Consequently, the students’ slogan is “university is not military” and they ask for the resignation of these chancellors. They concluded that they need the support of international organizations, students and professors. Also, Iranian professors need to be supported by the UNSCO to defend their job security. Moreover, student activists have published and reported those violations soon after any forced retirement, condemnation, summons, detention, or any other attack. There are many Internet blogs that catalog these violations. Hence, retaliating for this attempt at the exercise of freedom of speech, the judicial consultant to the public prosecutor stated that “more than five million web sites were filtered.”
However, added to these efforts, 109 professors, including two former Ministers of Higher Education, wrote a letter to President Ahmadinejad to voice their concern about the future of universities and scientific development in Iran. They identified three main concerns: the weakening of the foundation and structure of scientific development; the transforming of both the function and culture of universities; and the decreasing participation of professors and students. Finally, they paid special attention to academic freedom, discussing the forced retirement of professors and the barring of student activities from the afore-mentioned categories.
The mothers of students who were barred from pursuing their educations wrote a letter of objection to President Ahmadinejad. They state in this letter that “we were told that our children have hostility with the regime and the security forces disagree with continuing our children's education. Nobody explained to us when and how they cherish enmity with the regime. Why are they denied the rights of education? Students who haven’t had student activities or if some of them were active, they never are condemned at the court, or if some of them condemned, it does not relate to acting against the regime. Which Islamic and humanistic laws would accept to ruin the fate/future of some young talented students by barring to continue their education because of different style and hurt the feelings of their families?
In addition to this outspokenness by mothers, some political parties issued statements objecting to the violations of professors’ and students’ rights. Newspapers have reported news of specific incidents of professors being fired, as well as when professors are restricted from academic trips. Ten parliamentarians notified President Ahmadinejad of their desire for him to order a stop to the firing of professors at Tehran and Shahid Behesti Universities. As a part of this show of legislative forcefulness, Mr. Tavakoli, another Member of Parliament, wrote a letter to the Minister of Higher Education asking that he revoke the illegal retirement and salary cut imposed on a professor.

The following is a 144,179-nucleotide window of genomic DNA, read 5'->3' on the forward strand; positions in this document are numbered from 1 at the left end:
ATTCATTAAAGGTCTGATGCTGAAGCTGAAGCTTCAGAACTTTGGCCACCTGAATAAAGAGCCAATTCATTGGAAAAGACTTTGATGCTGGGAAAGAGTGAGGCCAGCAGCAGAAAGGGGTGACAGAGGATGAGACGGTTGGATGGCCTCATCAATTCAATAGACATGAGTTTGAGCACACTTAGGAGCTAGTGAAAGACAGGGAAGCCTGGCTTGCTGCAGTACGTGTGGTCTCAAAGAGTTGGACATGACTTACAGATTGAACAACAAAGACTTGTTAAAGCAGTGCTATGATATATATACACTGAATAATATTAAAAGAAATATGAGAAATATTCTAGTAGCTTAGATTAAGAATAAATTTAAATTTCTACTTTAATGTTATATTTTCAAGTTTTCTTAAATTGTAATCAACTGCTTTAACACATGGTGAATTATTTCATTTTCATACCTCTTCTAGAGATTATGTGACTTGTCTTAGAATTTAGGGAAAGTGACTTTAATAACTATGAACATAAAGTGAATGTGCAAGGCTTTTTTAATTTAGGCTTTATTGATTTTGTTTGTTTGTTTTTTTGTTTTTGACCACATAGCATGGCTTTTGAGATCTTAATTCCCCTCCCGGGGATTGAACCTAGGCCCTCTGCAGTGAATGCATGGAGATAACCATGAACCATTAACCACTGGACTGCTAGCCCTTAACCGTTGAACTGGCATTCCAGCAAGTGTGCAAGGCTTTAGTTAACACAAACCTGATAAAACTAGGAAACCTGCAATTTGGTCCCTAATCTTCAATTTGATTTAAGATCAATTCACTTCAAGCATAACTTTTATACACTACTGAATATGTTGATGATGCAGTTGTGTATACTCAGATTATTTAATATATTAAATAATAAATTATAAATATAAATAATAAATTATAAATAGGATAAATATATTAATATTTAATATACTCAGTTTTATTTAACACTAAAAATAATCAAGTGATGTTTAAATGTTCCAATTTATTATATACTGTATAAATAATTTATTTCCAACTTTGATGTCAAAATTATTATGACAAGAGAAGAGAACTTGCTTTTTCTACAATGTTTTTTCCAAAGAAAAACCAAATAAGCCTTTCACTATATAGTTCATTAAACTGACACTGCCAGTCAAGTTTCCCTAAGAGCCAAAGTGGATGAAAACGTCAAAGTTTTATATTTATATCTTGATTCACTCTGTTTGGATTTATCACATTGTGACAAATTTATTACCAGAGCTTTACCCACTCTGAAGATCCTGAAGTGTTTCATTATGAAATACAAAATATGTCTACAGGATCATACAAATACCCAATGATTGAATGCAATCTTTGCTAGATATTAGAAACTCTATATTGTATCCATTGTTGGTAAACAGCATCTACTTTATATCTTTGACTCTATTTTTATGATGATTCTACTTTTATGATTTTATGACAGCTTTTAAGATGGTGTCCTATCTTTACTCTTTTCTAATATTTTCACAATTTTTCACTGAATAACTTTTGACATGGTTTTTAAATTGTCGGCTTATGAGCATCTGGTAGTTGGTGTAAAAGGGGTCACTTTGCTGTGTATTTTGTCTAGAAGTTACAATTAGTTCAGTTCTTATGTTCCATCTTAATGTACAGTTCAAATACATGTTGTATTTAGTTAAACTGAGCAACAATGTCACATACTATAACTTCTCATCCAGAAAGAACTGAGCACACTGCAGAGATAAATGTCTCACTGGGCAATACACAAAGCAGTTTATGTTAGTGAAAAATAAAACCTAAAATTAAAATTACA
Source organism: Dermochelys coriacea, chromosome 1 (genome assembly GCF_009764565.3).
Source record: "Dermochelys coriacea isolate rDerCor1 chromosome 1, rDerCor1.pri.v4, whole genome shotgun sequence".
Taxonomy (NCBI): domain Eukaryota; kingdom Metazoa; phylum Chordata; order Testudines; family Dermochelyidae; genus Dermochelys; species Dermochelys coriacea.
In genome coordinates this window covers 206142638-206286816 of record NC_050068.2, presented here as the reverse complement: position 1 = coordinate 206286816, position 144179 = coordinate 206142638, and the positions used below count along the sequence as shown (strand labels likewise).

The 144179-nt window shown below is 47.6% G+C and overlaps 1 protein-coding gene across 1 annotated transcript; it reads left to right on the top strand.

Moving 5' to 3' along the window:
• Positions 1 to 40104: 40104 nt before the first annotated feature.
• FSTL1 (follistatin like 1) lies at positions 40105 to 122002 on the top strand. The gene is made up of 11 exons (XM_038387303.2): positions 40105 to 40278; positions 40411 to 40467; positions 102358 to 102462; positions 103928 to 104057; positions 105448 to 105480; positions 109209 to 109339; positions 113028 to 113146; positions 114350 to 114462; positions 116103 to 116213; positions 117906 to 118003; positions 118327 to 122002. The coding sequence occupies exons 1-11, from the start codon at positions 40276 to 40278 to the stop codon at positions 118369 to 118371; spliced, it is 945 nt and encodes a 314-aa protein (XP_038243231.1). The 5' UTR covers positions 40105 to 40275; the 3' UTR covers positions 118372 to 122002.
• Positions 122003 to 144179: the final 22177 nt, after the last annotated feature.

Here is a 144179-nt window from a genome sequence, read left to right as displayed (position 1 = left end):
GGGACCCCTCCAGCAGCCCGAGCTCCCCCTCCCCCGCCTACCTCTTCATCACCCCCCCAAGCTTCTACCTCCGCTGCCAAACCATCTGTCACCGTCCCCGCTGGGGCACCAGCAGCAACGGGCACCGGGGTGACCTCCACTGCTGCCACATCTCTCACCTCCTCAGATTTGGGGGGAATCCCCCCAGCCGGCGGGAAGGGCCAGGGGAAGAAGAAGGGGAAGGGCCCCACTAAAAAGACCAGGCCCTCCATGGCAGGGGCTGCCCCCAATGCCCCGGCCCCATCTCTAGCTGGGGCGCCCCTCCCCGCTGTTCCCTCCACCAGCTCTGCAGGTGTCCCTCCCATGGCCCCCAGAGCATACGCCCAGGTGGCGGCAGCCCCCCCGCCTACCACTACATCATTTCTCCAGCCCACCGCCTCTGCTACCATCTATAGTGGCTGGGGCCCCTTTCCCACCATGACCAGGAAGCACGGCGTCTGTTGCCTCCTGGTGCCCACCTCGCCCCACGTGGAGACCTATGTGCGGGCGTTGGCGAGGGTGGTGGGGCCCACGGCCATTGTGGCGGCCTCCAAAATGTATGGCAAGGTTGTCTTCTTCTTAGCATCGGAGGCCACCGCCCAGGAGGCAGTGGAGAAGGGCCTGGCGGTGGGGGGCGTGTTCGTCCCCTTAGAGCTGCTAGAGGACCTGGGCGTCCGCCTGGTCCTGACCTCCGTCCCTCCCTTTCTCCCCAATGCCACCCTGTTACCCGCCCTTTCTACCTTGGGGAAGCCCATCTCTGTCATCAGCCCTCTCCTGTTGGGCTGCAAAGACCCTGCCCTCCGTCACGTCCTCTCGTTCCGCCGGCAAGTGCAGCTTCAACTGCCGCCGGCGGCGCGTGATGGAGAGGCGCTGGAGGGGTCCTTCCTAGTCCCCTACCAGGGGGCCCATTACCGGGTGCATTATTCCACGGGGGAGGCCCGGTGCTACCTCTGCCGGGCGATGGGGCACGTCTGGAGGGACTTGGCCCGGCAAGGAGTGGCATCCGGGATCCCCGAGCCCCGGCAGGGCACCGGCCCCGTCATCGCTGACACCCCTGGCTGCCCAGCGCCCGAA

A case in point regarding the violation of professors’ rights came to light as I interviewed Professor Mohsen Kadivar, who is a cleric as well as an expert in both philosophy and Islam. He was in prison for several years, due to his beliefs and intellectual ideas. He shared the story of how he was forced to transfer to a research institute instead of continuing to teach at Tarbiat Modares University. He said that because he had not yet reached the age of retirement, the university could not allow him to formally retire. Instead, the head of the university referred his case to the Disciplinary Board on the ground of speeches that he had made outside of the university, which had not been approved by the Ministry of Intelligence and Security. The Board issued a statement that it lacked the authority to investigate this case, both because this was the right of the Intelligence Ministry and because the speech was made outside of the university.
In response, the head of the university dismissed the board and opened a case against Kadivar before the Parliament’s Commission of 90. According to Article 90 of Iran’s Constitution, this Commission is in charge of investigating complaints against individuals whenever their rights are violated by any public institution. The irony of this situation was that the spirit of this law was being twisted against the sort of individual whom it was written to protect. Meanwhile, Dr. Kadivar had a case open at the Clerics Special Court, due to speeches he had made after his first imprisonment. The head of the university opened a case against him at that court as well.
Thanks to the centralized system of government in Iran, all decisions, including those concerning higher education, are made exclusively by governmental authorities. Universities have no authority or autonomy; even private schools are not exempt from this supervision and control. This makes countering obstacles to academic freedom an impossible goal in the present circumstances. Unfortunately, all of the policies that defended academic freedom (made during the 1997-2005 Reform Movement) have been reversed by Iran’s current government. So it seems that decentralization of Iran’s government and the establishment of independence for the nation’s universities might be the answer to the problem of strengthening academic freedom in the future of Iran.
Finally, I would like to suggest the possibility of creating virtual majors in Farsi. Although there are many virtual universities that enable almost anyone to pursue their education, the courses offered with languages other than Farsi are very expensive. Most Iranian students are not able to pursue their education due to both the language barrier and cost. Therefore, launching an Internet university entirely in Farsi would provide a necessary academic forum for those students and professors who were barred from Iranian universities.
 Haghighatjoo, F. (2007). Lecture on Human rights violation in Iran panel at Harvard.